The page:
I have a completed application form on file with the state. I’ve always been able to turn it into a PDF using the Print, PDF feature. Nothing I do will allow me to save it or convert it into PDF. It can only be printed. I’ve never had this problem before. I’m running Maverick on Mac. How can I do this without purchasing Acrobat for one document?

    Thank you!

    • Jan Steinman says:

      I have the same problem with many government forms.

      It seems Adobe 11 has screwed Apple users. Certain PDF files will no longer view in Preview, and MUST be opened in Adobe 11, and certain of those won’t let you save them; you can only print them.

      HOWEVER, I was able to “print” to a virtual PDF printer (“Adobe PDF 7.0”), BUT it sits in the queue with “Authentication required” in the status. And yet, you can double-click the job in the queue, and QuickLook will show you the file, making me think it exists in a cache somewhere as a .PDF file.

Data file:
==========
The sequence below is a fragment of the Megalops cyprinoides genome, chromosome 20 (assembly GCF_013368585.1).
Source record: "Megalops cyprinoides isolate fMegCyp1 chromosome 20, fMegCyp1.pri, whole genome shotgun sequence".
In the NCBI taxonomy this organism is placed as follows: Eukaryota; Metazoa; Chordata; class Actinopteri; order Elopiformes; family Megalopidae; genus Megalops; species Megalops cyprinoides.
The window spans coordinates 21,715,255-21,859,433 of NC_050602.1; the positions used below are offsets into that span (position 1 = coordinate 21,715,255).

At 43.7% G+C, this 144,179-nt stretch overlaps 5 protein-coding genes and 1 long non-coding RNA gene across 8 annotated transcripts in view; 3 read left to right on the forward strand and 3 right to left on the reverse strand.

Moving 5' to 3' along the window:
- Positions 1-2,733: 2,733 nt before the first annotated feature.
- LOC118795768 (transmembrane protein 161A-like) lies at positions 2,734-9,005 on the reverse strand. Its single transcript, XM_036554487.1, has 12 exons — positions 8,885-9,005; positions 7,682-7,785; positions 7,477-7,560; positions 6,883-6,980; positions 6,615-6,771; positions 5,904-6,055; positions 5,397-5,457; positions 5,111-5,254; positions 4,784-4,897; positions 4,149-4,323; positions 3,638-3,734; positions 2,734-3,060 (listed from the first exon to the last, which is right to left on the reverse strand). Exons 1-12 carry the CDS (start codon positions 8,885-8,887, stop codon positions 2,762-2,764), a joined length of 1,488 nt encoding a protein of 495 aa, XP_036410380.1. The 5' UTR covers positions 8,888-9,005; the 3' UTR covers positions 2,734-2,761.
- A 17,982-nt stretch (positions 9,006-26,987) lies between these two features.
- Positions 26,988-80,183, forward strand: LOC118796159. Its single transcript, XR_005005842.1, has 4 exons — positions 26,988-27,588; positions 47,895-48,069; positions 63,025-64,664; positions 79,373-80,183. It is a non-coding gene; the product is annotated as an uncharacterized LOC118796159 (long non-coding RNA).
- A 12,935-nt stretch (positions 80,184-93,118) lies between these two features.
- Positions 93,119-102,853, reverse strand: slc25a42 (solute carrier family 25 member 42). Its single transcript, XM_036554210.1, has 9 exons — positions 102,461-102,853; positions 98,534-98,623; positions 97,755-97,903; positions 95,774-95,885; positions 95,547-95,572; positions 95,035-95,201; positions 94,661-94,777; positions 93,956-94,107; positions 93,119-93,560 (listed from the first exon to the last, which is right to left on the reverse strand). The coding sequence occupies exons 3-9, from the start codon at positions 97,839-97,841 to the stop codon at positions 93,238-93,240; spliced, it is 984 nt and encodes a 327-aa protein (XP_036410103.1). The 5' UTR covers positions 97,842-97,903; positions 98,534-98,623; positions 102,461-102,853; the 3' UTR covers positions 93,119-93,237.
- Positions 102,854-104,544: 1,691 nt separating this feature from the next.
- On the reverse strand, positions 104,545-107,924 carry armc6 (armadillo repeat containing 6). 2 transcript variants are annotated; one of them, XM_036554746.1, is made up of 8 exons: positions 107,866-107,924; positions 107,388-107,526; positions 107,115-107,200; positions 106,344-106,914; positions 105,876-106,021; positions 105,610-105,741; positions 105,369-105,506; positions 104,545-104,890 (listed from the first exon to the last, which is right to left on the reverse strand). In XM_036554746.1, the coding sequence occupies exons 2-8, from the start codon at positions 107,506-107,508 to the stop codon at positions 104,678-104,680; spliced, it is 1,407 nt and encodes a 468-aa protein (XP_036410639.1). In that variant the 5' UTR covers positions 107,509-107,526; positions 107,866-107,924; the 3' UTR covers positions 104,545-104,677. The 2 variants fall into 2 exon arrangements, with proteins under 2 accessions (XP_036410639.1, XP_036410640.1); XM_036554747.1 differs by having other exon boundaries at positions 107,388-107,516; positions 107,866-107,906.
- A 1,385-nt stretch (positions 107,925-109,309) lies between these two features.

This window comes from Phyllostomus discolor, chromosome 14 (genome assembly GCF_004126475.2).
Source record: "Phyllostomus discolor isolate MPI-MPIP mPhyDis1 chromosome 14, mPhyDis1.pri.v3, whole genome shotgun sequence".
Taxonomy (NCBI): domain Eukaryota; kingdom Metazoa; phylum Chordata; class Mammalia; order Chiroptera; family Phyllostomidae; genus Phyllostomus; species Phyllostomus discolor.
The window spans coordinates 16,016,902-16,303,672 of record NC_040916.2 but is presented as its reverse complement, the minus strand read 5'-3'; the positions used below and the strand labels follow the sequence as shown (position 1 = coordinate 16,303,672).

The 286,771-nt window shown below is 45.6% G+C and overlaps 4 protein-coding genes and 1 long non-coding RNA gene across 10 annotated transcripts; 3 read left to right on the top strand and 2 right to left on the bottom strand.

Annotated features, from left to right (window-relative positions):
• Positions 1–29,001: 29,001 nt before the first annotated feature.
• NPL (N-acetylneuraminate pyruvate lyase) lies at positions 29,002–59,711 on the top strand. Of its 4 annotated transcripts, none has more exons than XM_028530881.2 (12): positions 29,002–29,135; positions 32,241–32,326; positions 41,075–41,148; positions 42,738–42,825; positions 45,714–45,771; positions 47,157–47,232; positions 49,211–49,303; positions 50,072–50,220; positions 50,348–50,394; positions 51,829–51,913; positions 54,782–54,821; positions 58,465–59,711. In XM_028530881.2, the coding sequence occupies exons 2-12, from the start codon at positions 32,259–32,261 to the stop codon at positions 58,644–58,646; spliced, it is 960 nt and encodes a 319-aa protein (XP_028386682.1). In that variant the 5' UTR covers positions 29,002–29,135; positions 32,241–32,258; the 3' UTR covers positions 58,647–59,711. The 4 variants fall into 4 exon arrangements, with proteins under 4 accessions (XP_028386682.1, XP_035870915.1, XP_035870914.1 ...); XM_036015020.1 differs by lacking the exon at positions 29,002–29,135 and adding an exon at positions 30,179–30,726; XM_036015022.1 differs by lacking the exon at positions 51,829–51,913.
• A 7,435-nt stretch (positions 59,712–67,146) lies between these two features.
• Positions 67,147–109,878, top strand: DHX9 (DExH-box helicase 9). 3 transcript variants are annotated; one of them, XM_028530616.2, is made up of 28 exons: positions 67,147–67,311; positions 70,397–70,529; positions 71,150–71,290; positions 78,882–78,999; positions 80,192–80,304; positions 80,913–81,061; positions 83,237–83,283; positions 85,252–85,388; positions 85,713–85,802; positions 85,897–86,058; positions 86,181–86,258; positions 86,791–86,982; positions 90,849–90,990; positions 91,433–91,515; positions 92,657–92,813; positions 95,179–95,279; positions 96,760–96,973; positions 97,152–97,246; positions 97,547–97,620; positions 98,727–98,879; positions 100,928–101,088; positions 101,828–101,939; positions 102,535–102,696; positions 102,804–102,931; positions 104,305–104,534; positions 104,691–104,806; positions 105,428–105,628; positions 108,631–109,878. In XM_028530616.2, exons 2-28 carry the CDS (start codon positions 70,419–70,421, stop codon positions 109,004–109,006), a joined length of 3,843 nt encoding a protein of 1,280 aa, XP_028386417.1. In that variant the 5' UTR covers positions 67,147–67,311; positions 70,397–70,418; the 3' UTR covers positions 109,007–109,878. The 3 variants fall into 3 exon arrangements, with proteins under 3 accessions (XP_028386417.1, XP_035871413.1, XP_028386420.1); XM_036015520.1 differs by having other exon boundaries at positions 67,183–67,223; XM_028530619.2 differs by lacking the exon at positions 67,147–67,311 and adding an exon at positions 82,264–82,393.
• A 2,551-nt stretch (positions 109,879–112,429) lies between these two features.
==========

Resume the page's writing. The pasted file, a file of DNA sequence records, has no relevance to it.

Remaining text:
Anyone know where CUPS stores these jobs? I crawled around in Terminal, and didn’t find anything obvious.

      [RANT]Why the heck has Adobe decided that you should be restricted from saving partially-filled-out forms? They desperately need some competition![/RANT]

  9. Bernard says:

    I have a document created in Indesign CS6 running on Apple OS 10.8.6. I usually save Indesign documents by exporting which gives an option to save as a pdf. This particular document does the same but doesn’t show up as a pdf anywhere. Printing to a pdf file as described above when I select pdf in the lower lefthand corner I get a message: “The Save as PDF option in the Printer dialog is not supported.” So, what’s that about?

  10. greg says:

    The “save as pdf” option just disappeared from my printing menu (0SX 10.4) for no apparent reason. The only thing that has been changed recently is that I installed a second printer on my computer this weekend.

    Any help would be appreciated.

  11. Sue says:

    I tried the above suggestions but it still does not print when document is saved. The page I try to print is blank. Am I missing a download step?